TS Beta: Power Outage Preparation, Safety Tips

Texas City, Texas

Texas-New Mexico Power, which delivers power to more than 130,000 homes and businesses in Brazoria and Galveston counties, again is preparing for the possible impacts of a tropical storm in the Gulf of Mexico.

TNMP has been monitoring forecasts for Tropical Storm Beta and has plans in place to bring additional resources to bear in case it delivers a significant or lengthy power outage event. 

"This is the third time we've prepared for a tropical storm this season, and hopefully this one also will spare our communities in the region," TNMP President Neal Walker said. "But we'll be ready if it does impact our system."

Getting ready

  • Customers should be prepared for the possibility they could be without power for 24-48 hours or even for many days.
  • Impacts on TNMP's system and resulting outages are difficult to predict and will be determined by the storm.
  • Customers who use powered medical equipment should re-confirm their backup plans right away.
  • No one should approach a downed power line; instead they should report it to the power company and call 911 if the downed line is an immediate hazard to people or property.
  • Crews will restore power as quickly as safety allows, using a triage approach outlined below.
  • Significant flooding could delay our power-restoration efforts if it limits crews' ability to safely travel around the area.

Safe Distances From Employees & Damaged Equipment

Crews will work as quickly as can be done safely to assess damage and restore power, whether the impact on our system is large or small.

Customers are asked to keep their distance from crew members and their job sites, both for Covid-19 reasons and because our work sites and equipment can be hazardous to untrained people.

Possible Impacts on Customers

Lengthy power outages often can result from any tropical storm.

Winds can damage equipment directly, along with broken and blowing tree limbs contacting wires and other equipment.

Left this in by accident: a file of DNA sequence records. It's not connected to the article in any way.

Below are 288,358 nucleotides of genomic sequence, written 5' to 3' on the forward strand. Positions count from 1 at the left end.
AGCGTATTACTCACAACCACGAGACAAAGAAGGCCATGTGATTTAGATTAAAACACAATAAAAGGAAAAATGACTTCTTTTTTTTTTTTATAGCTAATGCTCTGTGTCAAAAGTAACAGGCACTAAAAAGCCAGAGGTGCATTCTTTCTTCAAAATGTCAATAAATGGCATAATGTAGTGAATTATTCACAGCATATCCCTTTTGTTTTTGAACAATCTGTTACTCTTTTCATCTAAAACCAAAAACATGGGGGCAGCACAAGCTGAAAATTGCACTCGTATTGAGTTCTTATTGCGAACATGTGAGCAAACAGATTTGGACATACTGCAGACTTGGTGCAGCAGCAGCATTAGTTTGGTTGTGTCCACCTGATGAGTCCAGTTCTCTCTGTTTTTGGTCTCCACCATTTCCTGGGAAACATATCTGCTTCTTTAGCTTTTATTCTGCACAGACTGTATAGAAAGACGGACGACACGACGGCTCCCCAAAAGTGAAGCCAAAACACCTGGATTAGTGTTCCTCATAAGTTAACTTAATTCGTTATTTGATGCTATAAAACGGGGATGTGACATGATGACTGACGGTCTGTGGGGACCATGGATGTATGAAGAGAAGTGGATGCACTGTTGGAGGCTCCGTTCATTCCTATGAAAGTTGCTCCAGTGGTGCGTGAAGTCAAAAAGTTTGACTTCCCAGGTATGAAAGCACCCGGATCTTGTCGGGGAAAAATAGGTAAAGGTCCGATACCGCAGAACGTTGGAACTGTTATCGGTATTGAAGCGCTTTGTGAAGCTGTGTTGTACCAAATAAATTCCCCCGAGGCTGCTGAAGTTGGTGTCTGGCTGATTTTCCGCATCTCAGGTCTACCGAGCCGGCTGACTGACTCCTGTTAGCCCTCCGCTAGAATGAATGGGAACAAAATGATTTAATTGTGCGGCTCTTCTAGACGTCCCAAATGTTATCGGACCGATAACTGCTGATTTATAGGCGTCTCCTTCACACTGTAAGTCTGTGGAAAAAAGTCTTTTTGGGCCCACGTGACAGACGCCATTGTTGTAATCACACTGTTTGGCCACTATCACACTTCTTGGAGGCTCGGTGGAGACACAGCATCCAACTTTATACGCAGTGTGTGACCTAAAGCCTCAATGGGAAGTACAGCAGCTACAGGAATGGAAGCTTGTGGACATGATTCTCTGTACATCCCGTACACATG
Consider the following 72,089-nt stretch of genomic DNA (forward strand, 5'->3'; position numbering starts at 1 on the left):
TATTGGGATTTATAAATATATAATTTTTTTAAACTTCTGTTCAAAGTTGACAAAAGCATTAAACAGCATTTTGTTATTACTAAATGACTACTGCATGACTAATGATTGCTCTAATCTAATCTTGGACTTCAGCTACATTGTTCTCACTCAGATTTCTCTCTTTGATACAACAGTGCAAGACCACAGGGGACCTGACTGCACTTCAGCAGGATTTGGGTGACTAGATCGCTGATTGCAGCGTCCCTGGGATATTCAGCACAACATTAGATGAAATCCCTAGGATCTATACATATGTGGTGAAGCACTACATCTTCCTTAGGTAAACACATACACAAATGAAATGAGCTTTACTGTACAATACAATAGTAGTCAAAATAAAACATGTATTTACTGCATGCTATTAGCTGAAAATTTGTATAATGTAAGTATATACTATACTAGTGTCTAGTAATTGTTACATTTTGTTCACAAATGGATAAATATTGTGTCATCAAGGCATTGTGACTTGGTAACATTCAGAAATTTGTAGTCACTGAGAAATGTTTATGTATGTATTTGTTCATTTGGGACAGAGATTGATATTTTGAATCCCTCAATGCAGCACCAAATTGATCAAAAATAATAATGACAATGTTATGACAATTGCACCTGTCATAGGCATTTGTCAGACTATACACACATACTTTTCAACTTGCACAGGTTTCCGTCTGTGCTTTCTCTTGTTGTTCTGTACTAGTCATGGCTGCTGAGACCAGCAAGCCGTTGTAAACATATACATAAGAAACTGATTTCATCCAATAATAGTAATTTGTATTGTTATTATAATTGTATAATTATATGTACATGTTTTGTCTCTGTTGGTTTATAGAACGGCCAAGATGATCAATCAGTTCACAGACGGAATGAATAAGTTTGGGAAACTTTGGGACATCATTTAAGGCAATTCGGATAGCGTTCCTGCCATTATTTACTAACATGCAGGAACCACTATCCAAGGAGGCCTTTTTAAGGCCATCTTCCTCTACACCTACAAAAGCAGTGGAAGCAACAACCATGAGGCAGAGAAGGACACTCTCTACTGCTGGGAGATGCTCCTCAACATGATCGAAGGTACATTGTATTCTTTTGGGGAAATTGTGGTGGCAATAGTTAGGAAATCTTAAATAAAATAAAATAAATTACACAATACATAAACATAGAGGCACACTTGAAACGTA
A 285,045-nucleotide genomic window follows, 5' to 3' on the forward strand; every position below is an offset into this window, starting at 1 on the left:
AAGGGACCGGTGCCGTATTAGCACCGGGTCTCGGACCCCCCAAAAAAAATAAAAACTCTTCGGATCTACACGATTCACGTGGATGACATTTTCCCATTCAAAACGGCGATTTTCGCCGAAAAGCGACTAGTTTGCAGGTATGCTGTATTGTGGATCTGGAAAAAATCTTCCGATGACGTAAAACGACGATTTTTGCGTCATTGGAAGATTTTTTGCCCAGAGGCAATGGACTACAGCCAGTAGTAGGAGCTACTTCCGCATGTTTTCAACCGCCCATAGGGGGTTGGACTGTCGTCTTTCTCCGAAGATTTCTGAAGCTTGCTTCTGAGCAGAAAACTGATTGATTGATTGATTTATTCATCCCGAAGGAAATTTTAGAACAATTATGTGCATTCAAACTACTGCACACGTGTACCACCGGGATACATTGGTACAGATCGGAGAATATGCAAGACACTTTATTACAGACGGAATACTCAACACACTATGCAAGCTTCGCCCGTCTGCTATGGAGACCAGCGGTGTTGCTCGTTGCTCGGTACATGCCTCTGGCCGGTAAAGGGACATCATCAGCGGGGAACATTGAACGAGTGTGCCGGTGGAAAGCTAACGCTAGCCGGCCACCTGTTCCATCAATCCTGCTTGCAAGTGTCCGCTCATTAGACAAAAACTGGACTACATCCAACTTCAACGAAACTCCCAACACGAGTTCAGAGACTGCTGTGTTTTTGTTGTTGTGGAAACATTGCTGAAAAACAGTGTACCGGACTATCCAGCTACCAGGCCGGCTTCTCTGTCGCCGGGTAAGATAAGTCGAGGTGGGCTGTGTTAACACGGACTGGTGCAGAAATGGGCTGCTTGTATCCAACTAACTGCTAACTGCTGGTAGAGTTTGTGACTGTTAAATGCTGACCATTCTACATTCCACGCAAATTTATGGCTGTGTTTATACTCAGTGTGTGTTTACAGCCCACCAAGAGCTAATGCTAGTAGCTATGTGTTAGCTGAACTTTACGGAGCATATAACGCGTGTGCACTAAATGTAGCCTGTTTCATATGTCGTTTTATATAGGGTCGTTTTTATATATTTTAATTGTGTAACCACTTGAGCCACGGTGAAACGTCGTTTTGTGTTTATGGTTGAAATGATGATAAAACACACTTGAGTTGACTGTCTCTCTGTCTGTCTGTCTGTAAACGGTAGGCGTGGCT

Flooding resulting from the storm also could impact service. For example:

  • employees potentially could be unable to reach and/or repair equipment.
  • power in areas with underground service may need to be turned off by us to ensure public safety.

Important Tips for Customers

  • Prepare for the possibility that you could be without power for 24-48 hours or even for many days.
  • If someone in your home is dependent upon powered medical equipment, confirm your backup plan right away.
  • Stock up on batteries and check flashlights in advance.
  • Stock up on bottled water and non-perishable food in advance; include a manual can opener.
  • Make a plan for your mobile phone, including to turn it on only periodically if power is out and getting a backup energy source (battery-operated devices or a car charger).

Portable Generator Safety Tips

  • Check the manufacturer's safety warnings in advance.
  • Set up and run well away from a home or business due to the risk of carbon monoxide being pulled in from outside.
  • Directly power only individual appliances and not your entire home or business.

More Safety Tips

  • Teach everyone in your home to stay far away from any downed power lines and equipment.
  • Downed lines may not be visible in flood waters.
  • Assume that every line is energized and deadly, even if power is out in the area.
  • Call 911 if there's an immediate threat to public safety, then call us at 888-866-7456.

How Power Restoration Is Prioritized

Highest priority for restoration are critical facilities, including hospitals, water-treatment plants and sewer lift stations.

Subsequent prioritization is a triage process based on the number of customers served by given facilities and the amount of time required to restore those facilities. Lines with large numbers of customers and shorter restoration estimates will be worked first.

Entire areas may be restored, but some customers within those areas still may be without power due to additional damage on a smaller, local scale. This scenario can be block-to-block or even house-to-house. Outages affecting very small numbers of customers each generally are worked toward the end.

Areas where trees and overhead lines are in close proximity often can take longer because of the time required to cut trees from the lines before damaged equipment can be repaired.

During storm-restoration work, our tree trimmers will leave the trimmed branches on customer property.

How Customers Can Get Information

If TNMP's system is impacted significantly, we plan to publish general, high-level updates about power restoration on a regional level after assessments have been completed.

We'll be unable to provide details about specific areas of a given city or neighborhood.

All estimates will be based on latest available damage assessments and are subject to change.

Estimates and updates will be provided via:

  • Our automated customer phone system: 888-866-7456
  • Twitter (@tnmp)
  • Facebook (@texasnewmexicopower)

Gulf Coast Communities Served by TNMP

  • Alvin
  • Angleton
  • Bailey's Prairie
  • Brazoria
  • Dickinson
  • Friendswood
  • Holiday Lakes
  • La Marque
  • League City
  • Old Ocean
  • Pearland (small portion of town)
  • Sweeny
  • Texas City
  • West Columbia
TNMP is a transmission and distribution service provider that delivers power to about 255,000 homes and businesses on behalf of retail electric providers in Texas. More information is available at tnmp.com/about.

Media Contact
Eric Paul